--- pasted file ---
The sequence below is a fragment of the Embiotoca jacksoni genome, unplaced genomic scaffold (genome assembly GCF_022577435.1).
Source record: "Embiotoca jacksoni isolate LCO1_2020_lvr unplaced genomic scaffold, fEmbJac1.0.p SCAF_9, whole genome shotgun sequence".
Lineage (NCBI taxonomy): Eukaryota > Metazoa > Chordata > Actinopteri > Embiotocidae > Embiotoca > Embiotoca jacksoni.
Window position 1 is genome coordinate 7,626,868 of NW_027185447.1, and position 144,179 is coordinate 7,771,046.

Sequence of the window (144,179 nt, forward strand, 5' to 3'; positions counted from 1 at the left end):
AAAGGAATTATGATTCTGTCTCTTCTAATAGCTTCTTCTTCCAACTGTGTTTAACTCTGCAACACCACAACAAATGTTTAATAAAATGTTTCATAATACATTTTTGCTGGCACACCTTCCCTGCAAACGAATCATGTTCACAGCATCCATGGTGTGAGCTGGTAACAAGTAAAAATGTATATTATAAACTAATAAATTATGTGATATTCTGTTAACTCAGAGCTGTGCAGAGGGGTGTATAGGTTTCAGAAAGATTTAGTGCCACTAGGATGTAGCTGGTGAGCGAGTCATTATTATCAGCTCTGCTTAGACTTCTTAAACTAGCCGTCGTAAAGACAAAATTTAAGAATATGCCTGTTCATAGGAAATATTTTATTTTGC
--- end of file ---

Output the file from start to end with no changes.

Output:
The sequence below is a fragment of the Embiotoca jacksoni genome, unplaced genomic scaffold (genome assembly GCF_022577435.1).
Source record: "Embiotoca jacksoni isolate LCO1_2020_lvr unplaced genomic scaffold, fEmbJac1.0.p SCAF_9, whole genome shotgun sequence".
Lineage (NCBI taxonomy): Eukaryota > Metazoa > Chordata > Actinopteri > Embiotocidae > Embiotoca > Embiotoca jacksoni.
Window position 1 is genome coordinate 7,626,868 of NW_027185447.1, and position 144,179 is coordinate 7,771,046.

Sequence of the window (144,179 nt, forward strand, 5' to 3'; positions counted from 1 at the left end):
AAAGGAATTATGATTCTGTCTCTTCTAATAGCTTCTTCTTCCAACTGTGTTTAACTCTGCAACACCACAACAAATGTTTAATAAAATGTTTCATAATACATTTTTGCTGGCACACCTTCCCTGCAAACGAATCATGTTCACAGCATCCATGGTGTGAGCTGGTAACAAGTAAAAATGTATATTATAAACTAATAAATTATGTGATATTCTGTTAACTCAGAGCTGTGCAGAGGGGTGTATAGGTTTCAGAAAGATTTAGTGCCACTAGGATGTAGCTGGTGAGCGAGTCATTATTATCAGCTCTGCTTAGACTTCTTAAACTAGCCGTCGTAAAGACAAAATTTAAGAATATGCCTGTTCATAGGAAATATTTTATTTTGC